A global sell-off in stocks came back around to the United States on Friday after President Donald Trump doubled down on “trade war” talk. The Standard & Poor’s 500 fell sharply at the start of trading, before paring its losses by midday, and the index is now down for the year even though it just had its best January in two decades.
Trump took to Twitter to defend his promise from Thursday to impose stiff tariffs on imports of steel and aluminum, which has investors worried about escalating retaliation by other countries. He said that the United States is losing on trade with virtually every country and that “trade wars are good” and “easy to win.”
Investors have a different impression. Markets tumbled in Asia, where China expressed “grave concern,” and the weakness spread to Europe, where the president of the European Union’s governing body promised retaliation if Trump follows through. In the United States, the S&P 500 dropped as much as 1.1 percent before paring its decline.
The index was down 13 points, or 0.5 percent, at 2,664, as of 11:30 a.m. Eastern time. It is on pace for a loss of 3 percent this week, which would be its third decline that severe in the last five weeks. Last year, the worst weekly loss was just 1.4 percent.
The Dow Jones Industrial Average fell 278, or 1.1 percent, to 24,331, and the Nasdaq composite dropped 12, or 0.2 percent, to 7,168.
A trade war would threaten one of the key reasons investors were optimistic about stocks coming into 2018: The global economy was finally strengthening in sync, which should lead to higher corporate profits. Big U.S. companies are heavily reliant on global trade, which means investors in U.S. stocks have only recently begun feeling the full benefit.
Companies in the S&P 500 got 43 percent of their sales from outside the United States in 2016, according to the most recent data from S&P Dow Jones Indices.
A “trade war is in no one’s interests,” said Roberto Azevedo, head of the World Trade Organization.
The trade worries are piling onto a market that was already nervous. Concerns about the possibility of higher inflation and interest rates have rocked markets since the S&P 500 set its latest record-high in late January.
Inflation has been low in the years following the Great Recession, but if it jumps higher, it could force the Federal Reserve to raise short-term rates more sharply than investors are expecting. That could easily upset markets, which had been enjoying a remarkably smooth ride last year. Higher rates can steer investors away from stocks because bonds will be paying more in interest.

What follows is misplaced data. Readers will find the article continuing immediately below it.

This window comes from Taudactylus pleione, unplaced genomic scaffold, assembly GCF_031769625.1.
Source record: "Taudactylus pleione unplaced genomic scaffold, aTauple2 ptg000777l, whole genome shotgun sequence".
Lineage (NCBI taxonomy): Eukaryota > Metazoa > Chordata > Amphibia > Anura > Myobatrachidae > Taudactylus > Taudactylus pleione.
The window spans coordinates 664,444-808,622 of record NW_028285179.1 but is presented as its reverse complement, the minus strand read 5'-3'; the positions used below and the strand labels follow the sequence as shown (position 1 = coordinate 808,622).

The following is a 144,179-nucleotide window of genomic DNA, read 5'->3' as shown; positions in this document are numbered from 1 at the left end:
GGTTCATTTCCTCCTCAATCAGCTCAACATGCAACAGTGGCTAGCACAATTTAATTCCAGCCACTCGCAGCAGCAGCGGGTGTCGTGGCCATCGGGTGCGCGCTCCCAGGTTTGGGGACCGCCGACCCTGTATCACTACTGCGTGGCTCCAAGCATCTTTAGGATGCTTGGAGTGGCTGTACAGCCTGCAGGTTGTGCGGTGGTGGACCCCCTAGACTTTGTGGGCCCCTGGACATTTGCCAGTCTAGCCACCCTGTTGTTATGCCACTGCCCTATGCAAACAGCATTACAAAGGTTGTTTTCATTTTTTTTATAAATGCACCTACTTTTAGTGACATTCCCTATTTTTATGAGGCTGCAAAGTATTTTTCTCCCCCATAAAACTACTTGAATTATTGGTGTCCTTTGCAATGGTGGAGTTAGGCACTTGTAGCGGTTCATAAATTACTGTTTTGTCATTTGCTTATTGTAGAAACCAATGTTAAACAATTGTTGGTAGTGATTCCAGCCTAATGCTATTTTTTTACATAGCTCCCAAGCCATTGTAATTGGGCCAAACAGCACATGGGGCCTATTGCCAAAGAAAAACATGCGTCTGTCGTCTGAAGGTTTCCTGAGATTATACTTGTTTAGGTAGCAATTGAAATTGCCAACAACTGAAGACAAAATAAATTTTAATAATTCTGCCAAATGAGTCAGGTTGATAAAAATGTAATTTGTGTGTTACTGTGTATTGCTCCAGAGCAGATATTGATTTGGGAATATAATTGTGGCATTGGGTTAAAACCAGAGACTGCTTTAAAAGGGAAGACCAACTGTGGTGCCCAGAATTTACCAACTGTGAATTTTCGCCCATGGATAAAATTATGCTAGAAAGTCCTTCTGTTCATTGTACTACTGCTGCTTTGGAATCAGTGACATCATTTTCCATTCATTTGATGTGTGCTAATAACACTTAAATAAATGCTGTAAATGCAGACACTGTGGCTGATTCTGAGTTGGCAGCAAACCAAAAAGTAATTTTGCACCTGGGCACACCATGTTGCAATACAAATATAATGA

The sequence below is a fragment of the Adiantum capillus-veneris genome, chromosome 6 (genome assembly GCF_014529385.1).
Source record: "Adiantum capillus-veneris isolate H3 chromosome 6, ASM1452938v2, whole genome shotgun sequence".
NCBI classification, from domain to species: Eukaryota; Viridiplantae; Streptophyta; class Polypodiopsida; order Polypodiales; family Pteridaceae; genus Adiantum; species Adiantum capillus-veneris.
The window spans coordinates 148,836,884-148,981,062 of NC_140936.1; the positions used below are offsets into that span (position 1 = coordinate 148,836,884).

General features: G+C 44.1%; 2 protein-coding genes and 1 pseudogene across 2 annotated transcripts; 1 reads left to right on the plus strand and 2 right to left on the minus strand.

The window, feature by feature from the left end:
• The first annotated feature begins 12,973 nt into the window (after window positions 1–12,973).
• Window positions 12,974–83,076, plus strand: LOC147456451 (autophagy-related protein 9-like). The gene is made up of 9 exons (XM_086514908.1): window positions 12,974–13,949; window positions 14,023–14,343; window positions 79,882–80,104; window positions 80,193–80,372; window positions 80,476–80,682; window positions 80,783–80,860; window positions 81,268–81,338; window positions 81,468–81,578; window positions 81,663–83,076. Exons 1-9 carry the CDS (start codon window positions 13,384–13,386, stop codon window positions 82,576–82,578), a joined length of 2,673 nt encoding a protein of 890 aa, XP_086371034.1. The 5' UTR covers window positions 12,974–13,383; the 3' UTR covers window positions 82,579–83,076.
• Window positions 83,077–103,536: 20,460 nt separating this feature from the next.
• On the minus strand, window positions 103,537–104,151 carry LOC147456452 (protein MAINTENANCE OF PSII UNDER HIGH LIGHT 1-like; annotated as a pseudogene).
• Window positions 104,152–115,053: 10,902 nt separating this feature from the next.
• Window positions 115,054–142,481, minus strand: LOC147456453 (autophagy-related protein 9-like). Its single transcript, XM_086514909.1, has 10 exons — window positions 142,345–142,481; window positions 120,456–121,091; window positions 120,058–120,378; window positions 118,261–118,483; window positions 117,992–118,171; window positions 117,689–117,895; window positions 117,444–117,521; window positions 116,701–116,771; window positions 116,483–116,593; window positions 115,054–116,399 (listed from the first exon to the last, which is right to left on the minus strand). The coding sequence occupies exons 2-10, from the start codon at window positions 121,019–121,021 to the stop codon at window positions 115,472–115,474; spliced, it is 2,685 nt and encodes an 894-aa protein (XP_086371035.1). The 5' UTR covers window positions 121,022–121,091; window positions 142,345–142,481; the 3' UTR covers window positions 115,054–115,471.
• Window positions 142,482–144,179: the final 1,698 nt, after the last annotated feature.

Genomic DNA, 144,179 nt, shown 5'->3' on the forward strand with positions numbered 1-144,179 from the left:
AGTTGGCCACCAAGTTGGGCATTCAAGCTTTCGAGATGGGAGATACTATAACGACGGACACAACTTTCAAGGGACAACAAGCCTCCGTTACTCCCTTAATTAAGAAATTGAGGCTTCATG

Fed Chairman Jerome Powell jolted markets on Tuesday, when he said that he’s feeling more optimistic about the U.S. economy. Some investors took that as a signal that the Fed may get more aggressive, which sent stocks down and Treasury yields higher. Later in the week, though, Powell may have calmed some of the fears when he said that he does not see inflation in wages “at a point of acceleration.”
If Trump follows through on his tariff promise, it could raise costs for companies that use lots of steel.
The yield on the 10-year Treasury rose to 2.86 percent from 2.81 percent late Thursday. The two-year yield, which moves more on expectations of Fed movements, rose to 2.24 percent from 2.22 percent. The 30-year yield, which moves more on expectations of future inflation, climbed to 3.14 percent from 3.09 percent.
The biggest loss in the S&P 500 came from Foot Locker, which plunged after it said sales trends were weaker last quarter than analysts had expected. Shares dropped $6.93, or 15.1 percent, to $38.95.
The losses follow up sharp drops in markets overseas. In Asia, Japan’s Nikkei 225 plunged 2.5 percent, the Hang Seng in Hong Kong fell 1.5 percent and South Korea’s Kospi dropped 1 percent.
In Europe, France’s CAC 40 lost 2.5 percent, and Germany’s DAX fell 2.4 percent. The FTSE 100 in London gave up 1.2 percent.
In the commodities markets, Benchmark U.S. crude slipped 14 cents to $60.84per barrel. Brent crude, the international standard, rose 32 cents to $64.15 per barrel.
Gold rose $16.10, or 1.2 percent, to $1,321.30 per ounce. Gold usually rises when investors are feeling more nervous about inflation and the economy.
The dollar fell to 105.52 Japanese yen from 106.24 yen late Thursday. The euro rose to $1.2322 from $1.2255, and the British pound rose to $1.3780 from $1.3768.